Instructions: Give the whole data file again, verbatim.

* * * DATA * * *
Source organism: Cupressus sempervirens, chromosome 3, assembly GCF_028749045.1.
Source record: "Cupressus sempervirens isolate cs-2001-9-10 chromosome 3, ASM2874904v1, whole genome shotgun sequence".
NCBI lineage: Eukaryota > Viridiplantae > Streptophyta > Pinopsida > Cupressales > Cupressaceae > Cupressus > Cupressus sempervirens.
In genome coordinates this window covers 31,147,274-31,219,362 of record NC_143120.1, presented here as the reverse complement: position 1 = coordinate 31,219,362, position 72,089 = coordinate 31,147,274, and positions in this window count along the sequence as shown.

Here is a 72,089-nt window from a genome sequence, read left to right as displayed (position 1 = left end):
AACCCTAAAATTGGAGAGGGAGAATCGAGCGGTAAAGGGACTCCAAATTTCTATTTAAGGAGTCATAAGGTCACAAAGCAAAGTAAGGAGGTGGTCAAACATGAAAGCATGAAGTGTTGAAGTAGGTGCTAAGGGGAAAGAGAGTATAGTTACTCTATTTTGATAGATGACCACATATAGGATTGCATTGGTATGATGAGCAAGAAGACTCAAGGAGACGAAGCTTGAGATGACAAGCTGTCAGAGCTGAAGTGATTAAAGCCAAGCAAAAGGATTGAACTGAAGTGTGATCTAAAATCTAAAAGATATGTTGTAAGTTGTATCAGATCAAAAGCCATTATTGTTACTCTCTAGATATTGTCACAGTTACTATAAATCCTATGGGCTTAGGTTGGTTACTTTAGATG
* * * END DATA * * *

Source organism: Cupressus sempervirens, chromosome 3, assembly GCF_028749045.1.
Source record: "Cupressus sempervirens isolate cs-2001-9-10 chromosome 3, ASM2874904v1, whole genome shotgun sequence".
NCBI lineage: Eukaryota > Viridiplantae > Streptophyta > Pinopsida > Cupressales > Cupressaceae > Cupressus > Cupressus sempervirens.
In genome coordinates this window covers 31,147,274-31,219,362 of record NC_143120.1, presented here as the reverse complement: position 1 = coordinate 31,219,362, position 72,089 = coordinate 31,147,274, and positions in this window count along the sequence as shown.

Here is a 72,089-nt window from a genome sequence, read left to right as displayed (position 1 = left end):
AACCCTAAAATTGGAGAGGGAGAATCGAGCGGTAAAGGGACTCCAAATTTCTATTTAAGGAGTCATAAGGTCACAAAGCAAAGTAAGGAGGTGGTCAAACATGAAAGCATGAAGTGTTGAAGTAGGTGCTAAGGGGAAAGAGAGTATAGTTACTCTATTTTGATAGATGACCACATATAGGATTGCATTGGTATGATGAGCAAGAAGACTCAAGGAGACGAAGCTTGAGATGACAAGCTGTCAGAGCTGAAGTGATTAAAGCCAAGCAAAAGGATTGAACTGAAGTGTGATCTAAAATCTAAAAGATATGTTGTAAGTTGTATCAGATCAAAAGCCATTATTGTTACTCTCTAGATATTGTCACAGTTACTATAAATCCTATGGGCTTAGGTTGGTTACTTTAGATG